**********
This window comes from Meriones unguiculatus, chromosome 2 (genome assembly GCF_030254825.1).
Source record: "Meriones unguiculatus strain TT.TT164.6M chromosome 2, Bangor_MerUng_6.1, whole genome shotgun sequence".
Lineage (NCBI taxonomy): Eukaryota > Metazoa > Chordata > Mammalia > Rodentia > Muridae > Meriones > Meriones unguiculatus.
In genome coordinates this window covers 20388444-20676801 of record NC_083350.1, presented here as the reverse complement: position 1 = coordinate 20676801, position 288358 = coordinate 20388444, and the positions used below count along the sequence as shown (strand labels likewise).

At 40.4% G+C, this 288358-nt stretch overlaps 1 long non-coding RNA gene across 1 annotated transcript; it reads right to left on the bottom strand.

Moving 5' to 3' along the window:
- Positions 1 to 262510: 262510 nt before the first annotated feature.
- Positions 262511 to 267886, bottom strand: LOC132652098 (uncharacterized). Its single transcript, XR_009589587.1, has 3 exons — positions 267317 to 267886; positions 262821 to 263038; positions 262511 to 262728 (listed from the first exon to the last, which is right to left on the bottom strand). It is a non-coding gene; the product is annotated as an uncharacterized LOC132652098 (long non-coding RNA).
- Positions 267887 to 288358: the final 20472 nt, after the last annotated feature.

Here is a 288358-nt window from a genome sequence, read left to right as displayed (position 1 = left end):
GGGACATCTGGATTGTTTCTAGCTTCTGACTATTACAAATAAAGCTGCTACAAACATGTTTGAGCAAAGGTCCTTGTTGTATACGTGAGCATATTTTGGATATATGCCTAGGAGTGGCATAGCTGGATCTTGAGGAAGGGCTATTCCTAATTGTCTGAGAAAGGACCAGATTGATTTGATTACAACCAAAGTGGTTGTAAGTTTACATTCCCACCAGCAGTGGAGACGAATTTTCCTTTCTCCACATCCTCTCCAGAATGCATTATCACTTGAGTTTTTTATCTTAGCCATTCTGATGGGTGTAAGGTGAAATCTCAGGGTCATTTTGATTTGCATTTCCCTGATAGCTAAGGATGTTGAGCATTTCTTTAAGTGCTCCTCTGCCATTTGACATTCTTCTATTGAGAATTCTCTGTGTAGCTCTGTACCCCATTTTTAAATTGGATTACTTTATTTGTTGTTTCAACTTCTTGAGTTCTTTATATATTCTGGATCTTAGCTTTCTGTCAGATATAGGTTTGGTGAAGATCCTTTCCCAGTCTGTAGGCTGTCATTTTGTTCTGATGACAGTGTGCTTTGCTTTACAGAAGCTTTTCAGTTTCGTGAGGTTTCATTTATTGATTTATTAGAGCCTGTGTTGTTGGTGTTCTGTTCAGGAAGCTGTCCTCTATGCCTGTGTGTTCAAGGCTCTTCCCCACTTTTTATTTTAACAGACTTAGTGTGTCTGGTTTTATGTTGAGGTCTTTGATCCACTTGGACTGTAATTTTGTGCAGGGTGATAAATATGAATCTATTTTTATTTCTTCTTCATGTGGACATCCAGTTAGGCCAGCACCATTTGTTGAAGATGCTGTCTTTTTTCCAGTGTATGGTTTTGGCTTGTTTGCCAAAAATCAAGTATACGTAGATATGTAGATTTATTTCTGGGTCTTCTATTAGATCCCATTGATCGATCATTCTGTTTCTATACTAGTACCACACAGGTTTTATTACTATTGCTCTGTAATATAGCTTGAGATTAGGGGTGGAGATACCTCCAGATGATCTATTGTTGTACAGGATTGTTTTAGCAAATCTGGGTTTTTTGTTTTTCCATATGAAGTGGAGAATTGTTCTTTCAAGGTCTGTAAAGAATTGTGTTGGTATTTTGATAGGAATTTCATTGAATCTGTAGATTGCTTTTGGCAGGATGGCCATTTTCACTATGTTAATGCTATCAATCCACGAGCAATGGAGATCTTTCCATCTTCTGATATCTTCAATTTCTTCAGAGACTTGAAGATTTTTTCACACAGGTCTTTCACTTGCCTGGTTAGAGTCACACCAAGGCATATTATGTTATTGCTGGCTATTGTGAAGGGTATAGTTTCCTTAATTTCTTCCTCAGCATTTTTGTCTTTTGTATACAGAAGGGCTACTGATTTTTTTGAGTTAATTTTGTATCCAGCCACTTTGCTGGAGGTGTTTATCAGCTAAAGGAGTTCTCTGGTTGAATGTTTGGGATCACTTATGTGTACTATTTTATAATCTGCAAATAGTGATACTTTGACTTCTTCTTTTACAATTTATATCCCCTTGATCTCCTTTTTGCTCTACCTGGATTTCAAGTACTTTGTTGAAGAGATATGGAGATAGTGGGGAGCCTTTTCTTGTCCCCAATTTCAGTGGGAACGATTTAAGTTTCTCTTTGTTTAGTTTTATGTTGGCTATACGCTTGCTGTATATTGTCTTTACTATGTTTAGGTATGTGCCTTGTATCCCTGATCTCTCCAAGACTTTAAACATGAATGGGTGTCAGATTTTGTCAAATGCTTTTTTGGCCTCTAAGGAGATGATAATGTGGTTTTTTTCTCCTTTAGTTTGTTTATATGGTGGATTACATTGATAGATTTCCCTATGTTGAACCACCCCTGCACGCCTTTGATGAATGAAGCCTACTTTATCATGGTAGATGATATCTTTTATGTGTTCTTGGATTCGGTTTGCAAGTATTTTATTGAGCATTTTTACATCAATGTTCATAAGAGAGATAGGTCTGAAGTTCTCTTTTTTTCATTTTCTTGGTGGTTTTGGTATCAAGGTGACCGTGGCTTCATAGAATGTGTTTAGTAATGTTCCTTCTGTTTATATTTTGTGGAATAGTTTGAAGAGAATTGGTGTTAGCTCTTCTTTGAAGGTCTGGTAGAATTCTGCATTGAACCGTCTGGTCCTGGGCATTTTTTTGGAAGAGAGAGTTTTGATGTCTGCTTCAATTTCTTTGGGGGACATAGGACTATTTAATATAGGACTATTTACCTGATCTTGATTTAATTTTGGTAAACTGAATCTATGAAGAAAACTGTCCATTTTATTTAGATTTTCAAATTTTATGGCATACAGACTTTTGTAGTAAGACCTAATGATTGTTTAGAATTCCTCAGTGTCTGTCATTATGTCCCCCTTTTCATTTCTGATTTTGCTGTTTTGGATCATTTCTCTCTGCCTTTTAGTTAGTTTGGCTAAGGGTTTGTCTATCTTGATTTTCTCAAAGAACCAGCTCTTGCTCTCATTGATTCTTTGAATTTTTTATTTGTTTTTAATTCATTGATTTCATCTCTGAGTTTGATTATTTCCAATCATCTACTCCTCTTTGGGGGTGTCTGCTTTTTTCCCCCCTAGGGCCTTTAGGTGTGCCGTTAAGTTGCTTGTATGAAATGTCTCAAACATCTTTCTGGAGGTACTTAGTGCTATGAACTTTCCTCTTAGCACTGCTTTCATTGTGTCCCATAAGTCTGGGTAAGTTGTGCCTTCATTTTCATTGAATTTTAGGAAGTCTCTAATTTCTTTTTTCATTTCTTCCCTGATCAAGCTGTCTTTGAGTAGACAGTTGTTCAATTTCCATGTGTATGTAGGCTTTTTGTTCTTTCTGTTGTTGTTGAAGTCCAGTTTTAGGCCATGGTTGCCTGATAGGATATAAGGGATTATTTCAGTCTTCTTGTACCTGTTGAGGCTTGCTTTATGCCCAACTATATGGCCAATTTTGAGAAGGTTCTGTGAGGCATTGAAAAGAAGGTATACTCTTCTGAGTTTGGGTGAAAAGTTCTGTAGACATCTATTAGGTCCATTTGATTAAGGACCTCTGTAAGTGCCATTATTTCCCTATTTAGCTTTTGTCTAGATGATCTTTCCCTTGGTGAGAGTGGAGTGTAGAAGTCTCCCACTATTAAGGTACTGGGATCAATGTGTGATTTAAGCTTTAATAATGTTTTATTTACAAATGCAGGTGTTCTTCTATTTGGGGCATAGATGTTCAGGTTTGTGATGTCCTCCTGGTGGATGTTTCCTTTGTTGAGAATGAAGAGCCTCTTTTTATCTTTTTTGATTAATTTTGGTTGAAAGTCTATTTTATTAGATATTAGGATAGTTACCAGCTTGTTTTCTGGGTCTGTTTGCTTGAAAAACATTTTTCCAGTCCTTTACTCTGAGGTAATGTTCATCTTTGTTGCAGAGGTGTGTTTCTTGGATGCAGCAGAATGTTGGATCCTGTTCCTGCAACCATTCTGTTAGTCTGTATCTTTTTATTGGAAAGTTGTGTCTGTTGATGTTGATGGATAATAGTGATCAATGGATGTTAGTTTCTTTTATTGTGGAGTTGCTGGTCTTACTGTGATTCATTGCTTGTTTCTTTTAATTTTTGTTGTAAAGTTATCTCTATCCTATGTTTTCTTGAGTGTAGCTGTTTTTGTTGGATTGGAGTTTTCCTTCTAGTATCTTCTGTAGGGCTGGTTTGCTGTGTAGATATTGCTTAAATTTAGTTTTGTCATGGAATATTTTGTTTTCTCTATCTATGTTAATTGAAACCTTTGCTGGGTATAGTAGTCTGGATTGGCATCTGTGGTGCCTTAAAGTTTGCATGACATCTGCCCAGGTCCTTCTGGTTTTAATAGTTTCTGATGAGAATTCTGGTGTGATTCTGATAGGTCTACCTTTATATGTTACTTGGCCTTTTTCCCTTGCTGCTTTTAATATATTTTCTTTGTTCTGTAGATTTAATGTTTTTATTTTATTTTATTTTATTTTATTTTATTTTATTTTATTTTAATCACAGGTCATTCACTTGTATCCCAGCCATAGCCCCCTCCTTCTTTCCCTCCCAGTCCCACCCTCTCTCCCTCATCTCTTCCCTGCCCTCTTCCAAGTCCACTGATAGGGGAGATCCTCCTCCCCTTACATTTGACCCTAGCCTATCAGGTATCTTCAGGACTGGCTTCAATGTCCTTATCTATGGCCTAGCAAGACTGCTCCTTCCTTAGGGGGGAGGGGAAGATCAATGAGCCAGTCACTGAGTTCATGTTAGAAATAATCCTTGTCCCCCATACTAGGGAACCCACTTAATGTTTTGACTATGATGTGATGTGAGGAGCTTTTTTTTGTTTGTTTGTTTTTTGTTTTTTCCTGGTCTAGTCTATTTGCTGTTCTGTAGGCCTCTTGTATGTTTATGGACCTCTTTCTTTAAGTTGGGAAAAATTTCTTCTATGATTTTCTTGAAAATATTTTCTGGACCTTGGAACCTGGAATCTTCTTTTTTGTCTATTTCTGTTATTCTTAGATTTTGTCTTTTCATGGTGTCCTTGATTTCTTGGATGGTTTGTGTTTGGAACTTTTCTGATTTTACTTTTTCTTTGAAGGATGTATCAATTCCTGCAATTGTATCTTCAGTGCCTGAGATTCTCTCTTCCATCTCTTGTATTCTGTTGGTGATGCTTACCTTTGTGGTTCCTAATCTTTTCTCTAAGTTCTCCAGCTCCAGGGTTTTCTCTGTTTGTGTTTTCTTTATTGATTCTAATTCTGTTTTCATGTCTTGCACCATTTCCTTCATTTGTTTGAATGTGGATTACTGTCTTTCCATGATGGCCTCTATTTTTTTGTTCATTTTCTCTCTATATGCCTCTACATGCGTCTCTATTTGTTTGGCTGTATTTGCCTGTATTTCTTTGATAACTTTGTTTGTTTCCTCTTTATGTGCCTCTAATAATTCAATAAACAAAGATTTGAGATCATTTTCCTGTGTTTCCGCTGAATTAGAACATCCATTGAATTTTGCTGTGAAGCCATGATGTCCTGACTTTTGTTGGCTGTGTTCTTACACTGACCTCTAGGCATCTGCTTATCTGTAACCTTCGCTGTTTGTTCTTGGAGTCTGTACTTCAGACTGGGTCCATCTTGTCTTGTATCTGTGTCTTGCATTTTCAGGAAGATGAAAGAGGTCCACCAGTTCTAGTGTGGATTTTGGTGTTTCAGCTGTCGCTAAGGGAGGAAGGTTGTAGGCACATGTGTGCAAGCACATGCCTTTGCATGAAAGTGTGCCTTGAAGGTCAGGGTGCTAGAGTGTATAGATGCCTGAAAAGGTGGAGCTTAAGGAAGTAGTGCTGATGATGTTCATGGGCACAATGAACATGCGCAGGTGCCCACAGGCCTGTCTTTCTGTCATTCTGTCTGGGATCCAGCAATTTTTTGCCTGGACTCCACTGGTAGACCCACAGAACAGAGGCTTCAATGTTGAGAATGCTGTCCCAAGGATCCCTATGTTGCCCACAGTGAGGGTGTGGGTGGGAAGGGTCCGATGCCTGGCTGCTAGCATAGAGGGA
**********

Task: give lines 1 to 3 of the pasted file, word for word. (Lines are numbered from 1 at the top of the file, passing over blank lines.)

This window comes from Meriones unguiculatus, chromosome 2 (genome assembly GCF_030254825.1).
Source record: "Meriones unguiculatus strain TT.TT164.6M chromosome 2, Bangor_MerUng_6.1, whole genome shotgun sequence".
Lineage (NCBI taxonomy): Eukaryota > Metazoa > Chordata > Mammalia > Rodentia > Muridae > Meriones > Meriones unguiculatus.